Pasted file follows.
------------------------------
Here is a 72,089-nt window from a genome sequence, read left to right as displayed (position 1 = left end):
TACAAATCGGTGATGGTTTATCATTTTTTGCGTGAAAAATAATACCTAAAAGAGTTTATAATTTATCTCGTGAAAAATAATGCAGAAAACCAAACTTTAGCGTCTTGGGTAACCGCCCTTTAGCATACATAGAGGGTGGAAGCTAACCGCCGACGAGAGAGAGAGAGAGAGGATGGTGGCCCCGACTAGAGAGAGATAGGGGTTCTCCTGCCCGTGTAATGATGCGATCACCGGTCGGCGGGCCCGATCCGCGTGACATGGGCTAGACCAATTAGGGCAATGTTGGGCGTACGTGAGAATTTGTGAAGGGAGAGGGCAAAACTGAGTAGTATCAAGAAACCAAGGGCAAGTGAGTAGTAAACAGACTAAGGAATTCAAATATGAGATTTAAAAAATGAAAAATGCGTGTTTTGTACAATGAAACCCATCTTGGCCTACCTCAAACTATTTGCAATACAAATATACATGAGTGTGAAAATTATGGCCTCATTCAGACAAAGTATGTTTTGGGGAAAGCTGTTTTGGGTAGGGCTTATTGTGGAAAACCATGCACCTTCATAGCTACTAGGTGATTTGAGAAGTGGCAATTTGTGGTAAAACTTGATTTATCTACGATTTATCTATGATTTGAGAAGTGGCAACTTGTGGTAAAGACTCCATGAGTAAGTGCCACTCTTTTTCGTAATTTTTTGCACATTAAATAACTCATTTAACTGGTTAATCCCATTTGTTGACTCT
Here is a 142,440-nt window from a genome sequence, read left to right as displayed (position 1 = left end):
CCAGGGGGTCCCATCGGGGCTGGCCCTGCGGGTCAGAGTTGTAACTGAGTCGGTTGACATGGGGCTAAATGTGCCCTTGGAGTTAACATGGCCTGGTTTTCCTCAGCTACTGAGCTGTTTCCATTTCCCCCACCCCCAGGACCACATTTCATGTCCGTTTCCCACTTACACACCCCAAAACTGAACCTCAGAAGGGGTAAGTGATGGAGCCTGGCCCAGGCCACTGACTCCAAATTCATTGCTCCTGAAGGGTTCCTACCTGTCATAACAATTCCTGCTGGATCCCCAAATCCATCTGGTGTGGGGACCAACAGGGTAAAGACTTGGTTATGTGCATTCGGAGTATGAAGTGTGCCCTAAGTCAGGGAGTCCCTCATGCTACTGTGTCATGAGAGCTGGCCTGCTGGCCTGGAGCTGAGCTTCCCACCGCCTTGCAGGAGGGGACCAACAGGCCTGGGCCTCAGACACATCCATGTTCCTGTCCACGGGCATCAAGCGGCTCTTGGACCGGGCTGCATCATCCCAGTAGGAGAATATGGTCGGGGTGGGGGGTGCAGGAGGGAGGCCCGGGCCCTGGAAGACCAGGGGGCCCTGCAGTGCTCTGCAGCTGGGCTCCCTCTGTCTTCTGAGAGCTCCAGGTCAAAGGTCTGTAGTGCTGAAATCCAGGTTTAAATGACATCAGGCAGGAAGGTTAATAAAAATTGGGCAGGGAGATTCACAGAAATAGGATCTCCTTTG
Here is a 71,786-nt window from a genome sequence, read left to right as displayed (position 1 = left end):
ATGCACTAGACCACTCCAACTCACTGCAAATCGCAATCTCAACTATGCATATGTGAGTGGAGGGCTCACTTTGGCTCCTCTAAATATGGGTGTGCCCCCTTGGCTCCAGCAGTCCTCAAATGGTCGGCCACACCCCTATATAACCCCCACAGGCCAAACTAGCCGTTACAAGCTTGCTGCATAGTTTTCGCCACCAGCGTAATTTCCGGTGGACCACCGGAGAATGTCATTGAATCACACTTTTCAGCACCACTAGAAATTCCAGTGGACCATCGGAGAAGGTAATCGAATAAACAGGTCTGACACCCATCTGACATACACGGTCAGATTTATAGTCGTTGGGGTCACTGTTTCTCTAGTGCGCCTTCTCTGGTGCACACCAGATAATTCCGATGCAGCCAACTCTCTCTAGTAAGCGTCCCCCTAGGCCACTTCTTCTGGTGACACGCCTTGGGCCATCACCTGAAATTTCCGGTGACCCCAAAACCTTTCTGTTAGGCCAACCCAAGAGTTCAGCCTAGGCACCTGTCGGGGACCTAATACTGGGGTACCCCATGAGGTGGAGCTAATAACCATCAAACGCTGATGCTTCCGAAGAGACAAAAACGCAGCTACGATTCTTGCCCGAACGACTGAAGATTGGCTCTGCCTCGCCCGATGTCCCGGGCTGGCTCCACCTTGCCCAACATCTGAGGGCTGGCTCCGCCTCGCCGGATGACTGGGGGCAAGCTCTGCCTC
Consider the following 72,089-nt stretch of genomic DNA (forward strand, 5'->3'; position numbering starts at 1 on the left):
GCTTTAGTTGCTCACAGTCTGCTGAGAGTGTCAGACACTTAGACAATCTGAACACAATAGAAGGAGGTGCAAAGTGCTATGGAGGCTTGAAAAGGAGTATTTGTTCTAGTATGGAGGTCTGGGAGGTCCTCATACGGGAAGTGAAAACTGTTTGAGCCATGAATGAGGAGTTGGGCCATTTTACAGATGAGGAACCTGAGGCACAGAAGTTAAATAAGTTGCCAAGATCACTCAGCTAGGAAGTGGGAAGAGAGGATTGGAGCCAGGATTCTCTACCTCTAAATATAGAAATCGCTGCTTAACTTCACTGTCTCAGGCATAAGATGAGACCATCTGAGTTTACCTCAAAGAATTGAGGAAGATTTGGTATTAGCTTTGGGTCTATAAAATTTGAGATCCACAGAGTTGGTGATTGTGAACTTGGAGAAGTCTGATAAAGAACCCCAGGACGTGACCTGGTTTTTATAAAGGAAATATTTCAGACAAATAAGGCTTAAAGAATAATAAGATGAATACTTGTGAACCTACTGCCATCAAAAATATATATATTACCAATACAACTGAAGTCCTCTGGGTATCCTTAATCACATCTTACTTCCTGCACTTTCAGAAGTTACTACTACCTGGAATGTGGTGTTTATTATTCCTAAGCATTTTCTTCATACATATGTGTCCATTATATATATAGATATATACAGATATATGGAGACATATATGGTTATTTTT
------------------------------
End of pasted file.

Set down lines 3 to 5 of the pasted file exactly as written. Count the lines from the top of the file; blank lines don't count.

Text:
Here is a 142,440-nt window from a genome sequence, read left to right as displayed (position 1 = left end):
CCAGGGGGTCCCATCGGGGCTGGCCCTGCGGGTCAGAGTTGTAACTGAGTCGGTTGACATGGGGCTAAATGTGCCCTTGGAGTTAACATGGCCTGGTTTTCCTCAGCTACTGAGCTGTTTCCATTTCCCCCACCCCCAGGACCACATTTCATGTCCGTTTCCCACTTACACACCCCAAAACTGAACCTCAGAAGGGGTAAGTGATGGAGCCTGGCCCAGGCCACTGACTCCAAATTCATTGCTCCTGAAGGGTTCCTACCTGTCATAACAATTCCTGCTGGATCCCCAAATCCATCTGGTGTGGGGACCAACAGGGTAAAGACTTGGTTATGTGCATTCGGAGTATGAAGTGTGCCCTAAGTCAGGGAGTCCCTCATGCTACTGTGTCATGAGAGCTGGCCTGCTGGCCTGGAGCTGAGCTTCCCACCGCCTTGCAGGAGGGGACCAACAGGCCTGGGCCTCAGACACATCCATGTTCCTGTCCACGGGCATCAAGCGGCTCTTGGACCGGGCTGCATCATCCCAGTAGGAGAATATGGTCGGGGTGGGGGGTGCAGGAGGGAGGCCCGGGCCCTGGAAGACCAGGGGGCCCTGCAGTGCTCTGCAGCTGGGCTCCCTCTGTCTTCTGAGAGCTCCAGGTCAAAGGTCTGTAGTGCTGAAATCCAGGTTTAAATGACATCAGGCAGGAAGGTTAATAAAAATTGGGCAGGGAGATTCACAGAAATAGGATCTCCTTTG
Here is a 71,786-nt window from a genome sequence, read left to right as displayed (position 1 = left end):